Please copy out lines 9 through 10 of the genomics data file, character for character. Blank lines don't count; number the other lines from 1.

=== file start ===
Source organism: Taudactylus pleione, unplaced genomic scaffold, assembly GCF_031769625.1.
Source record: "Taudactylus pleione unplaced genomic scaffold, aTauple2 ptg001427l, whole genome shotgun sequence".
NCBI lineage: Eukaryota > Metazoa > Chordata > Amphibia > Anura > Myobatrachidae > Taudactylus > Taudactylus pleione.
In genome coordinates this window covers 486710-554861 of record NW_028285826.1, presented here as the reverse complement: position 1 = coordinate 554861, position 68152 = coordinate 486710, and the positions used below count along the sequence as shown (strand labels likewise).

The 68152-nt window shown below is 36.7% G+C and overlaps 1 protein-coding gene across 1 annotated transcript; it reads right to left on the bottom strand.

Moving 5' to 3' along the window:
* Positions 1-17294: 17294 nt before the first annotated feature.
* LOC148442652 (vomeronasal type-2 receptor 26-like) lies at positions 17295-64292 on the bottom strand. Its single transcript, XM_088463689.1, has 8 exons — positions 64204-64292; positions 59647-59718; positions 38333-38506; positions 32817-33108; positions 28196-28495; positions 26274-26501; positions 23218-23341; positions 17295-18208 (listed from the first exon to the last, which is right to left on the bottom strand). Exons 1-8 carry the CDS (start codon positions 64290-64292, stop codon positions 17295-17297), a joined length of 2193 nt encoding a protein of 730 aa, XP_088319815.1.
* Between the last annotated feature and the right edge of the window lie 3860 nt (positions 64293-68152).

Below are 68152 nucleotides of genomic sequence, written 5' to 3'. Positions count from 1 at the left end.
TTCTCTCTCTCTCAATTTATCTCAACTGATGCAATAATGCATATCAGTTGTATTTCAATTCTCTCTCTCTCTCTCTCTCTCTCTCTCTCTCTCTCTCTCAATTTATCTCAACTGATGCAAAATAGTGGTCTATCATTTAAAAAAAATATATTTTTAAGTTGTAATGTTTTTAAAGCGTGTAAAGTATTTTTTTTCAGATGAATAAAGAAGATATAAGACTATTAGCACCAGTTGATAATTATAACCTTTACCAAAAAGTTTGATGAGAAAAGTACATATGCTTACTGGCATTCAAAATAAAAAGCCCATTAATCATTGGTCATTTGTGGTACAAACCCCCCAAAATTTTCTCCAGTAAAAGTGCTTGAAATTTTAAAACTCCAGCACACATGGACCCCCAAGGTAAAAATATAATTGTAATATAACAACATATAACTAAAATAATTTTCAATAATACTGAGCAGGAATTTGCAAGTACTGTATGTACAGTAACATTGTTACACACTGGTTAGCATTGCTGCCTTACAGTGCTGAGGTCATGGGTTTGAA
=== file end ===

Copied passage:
* Between the last annotated feature and the right edge of the window lie 3860 nt (positions 64293-68152).

Below are 68152 nucleotides of genomic sequence, written 5' to 3'. Positions count from 1 at the left end.